Most individuals with head and neck cancer receive medical and surgical treatment that removes and eradicates the cancer. However, there is always the possibility that the cancer may recur; vigilance is needed to detect recurrence or possibly new primary tumors. It is therefore important to be aware of the signs of laryngeal and other types of head and neck cancer so that they can be detected at an early stage.
Signs and symptoms of head and neck cancer include:
- Bloody Sputum
- Bleeding from the nose, throat, and mouth
- Lumps on or outside the neck
- Lumps or white, red or dark patches inside the mouth
- Abnormal-sounding or difficult breathing
- Chronic cough
- Changes in your voice (including hoarseness)
- Neck pain or swelling
- Difficulty chewing, swallowing or moving the tongue
- Thickening of the cheek(s)
- Pain around the teeth, or loosening of the teeth
- A sore in the mouth that doesn't heal or increases in size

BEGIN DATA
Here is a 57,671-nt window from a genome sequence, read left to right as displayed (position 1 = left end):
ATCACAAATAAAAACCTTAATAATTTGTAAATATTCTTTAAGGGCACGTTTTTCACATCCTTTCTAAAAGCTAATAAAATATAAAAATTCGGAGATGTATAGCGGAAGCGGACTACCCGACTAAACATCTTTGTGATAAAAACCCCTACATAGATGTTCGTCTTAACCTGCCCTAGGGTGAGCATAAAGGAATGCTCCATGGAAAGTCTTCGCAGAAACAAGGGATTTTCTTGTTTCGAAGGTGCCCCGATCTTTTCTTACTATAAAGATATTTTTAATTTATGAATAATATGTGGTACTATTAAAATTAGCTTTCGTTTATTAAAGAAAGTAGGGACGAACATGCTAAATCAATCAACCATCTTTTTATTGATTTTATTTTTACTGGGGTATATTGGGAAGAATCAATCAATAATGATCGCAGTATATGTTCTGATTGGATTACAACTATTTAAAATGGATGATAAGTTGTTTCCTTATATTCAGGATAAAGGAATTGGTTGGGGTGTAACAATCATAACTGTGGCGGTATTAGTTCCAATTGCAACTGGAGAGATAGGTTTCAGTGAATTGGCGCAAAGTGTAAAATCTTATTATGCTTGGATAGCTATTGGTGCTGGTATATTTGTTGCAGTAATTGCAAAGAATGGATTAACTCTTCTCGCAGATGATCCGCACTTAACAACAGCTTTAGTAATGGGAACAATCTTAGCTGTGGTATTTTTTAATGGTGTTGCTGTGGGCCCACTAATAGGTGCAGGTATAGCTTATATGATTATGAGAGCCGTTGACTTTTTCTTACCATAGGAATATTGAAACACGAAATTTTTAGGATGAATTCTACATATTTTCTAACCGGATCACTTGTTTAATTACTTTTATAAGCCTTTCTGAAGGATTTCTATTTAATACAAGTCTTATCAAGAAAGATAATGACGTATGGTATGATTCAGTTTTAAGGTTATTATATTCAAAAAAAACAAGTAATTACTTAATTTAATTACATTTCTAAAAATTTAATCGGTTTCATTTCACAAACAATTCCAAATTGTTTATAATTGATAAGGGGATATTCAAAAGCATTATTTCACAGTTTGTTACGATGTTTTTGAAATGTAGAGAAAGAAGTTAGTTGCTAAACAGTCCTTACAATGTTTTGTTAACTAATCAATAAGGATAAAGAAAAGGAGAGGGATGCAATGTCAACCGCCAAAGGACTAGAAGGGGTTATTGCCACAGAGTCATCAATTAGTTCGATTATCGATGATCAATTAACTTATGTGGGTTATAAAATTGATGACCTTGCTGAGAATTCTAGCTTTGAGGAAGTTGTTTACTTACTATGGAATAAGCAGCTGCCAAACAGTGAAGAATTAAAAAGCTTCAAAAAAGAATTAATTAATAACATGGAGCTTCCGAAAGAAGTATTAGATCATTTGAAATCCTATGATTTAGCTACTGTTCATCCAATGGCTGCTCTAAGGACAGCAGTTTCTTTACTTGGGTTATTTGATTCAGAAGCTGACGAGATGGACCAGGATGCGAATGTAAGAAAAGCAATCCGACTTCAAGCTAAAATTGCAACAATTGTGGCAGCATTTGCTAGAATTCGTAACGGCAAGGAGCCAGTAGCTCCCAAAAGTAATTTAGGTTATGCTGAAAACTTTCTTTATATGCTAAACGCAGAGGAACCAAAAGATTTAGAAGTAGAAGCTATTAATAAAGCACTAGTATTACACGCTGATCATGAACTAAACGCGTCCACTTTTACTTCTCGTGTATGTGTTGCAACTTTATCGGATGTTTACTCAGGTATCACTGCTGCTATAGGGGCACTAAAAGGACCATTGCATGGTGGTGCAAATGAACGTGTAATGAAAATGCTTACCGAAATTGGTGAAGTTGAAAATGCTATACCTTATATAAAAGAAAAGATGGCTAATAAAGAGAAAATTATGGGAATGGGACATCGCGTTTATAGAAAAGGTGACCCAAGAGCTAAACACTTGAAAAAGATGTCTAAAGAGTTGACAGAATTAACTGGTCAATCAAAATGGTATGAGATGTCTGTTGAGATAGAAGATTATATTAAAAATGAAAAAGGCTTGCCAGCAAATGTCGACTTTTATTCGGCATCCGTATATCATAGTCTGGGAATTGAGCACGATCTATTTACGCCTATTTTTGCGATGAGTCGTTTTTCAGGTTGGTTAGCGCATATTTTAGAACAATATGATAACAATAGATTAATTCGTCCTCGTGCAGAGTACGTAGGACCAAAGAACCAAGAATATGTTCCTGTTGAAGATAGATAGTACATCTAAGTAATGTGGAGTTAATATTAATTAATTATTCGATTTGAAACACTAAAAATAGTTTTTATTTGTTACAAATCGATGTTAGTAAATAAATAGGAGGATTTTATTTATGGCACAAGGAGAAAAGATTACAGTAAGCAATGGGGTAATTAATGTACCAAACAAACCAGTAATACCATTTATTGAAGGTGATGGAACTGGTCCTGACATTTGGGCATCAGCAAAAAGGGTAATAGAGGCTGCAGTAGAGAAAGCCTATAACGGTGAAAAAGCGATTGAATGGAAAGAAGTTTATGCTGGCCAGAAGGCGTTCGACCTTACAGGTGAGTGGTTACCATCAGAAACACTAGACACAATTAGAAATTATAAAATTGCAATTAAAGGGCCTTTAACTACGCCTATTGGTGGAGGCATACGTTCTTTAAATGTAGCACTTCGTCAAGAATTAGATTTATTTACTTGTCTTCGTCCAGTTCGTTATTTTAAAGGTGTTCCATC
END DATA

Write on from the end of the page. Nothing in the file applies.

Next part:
- Numbness of the tongue or elsewhere in the mouth
- Persistent mouth, throat or ear pain
- Bad breath
- Weight loss
A self-examination guide is available.
Individuals with these symptoms should be examined by their otolaryngologists as soon as possible.
Head and neck cancer spread
Laryngeal cancer like other head and neck cancers, can spread to the lungs and the liver. The risk of spread is higher in larger tumors and in tumors that had been recognized late. The greater risk of spread is in the first five years and especially in the first two years after the cancer appears. If local lymph glands have not revealed cancer the risk is lower.